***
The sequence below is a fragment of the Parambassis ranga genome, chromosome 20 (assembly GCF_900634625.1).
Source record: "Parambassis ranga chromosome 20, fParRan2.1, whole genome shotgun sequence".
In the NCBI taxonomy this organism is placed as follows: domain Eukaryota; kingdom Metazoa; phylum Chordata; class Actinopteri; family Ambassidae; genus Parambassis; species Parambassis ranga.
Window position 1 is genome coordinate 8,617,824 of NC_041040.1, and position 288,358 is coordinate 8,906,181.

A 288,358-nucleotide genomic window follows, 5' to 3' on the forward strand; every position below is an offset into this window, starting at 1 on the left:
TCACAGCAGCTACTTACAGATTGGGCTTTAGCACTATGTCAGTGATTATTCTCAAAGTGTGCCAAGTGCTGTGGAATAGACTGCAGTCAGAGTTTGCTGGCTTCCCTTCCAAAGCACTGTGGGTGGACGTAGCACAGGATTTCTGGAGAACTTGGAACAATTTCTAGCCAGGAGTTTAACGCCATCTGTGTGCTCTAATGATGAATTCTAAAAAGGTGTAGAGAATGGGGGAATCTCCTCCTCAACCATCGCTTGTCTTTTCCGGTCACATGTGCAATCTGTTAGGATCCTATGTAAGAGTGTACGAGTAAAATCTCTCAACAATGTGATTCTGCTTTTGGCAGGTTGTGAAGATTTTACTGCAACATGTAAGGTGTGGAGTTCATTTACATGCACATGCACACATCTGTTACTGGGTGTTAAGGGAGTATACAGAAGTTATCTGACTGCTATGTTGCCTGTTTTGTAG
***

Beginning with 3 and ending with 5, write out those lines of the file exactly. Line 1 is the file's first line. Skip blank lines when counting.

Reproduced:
In the NCBI taxonomy this organism is placed as follows: domain Eukaryota; kingdom Metazoa; phylum Chordata; class Actinopteri; family Ambassidae; genus Parambassis; species Parambassis ranga.
Window position 1 is genome coordinate 8,617,824 of NC_041040.1, and position 288,358 is coordinate 8,906,181.

A 288,358-nucleotide genomic window follows, 5' to 3' on the forward strand; every position below is an offset into this window, starting at 1 on the left: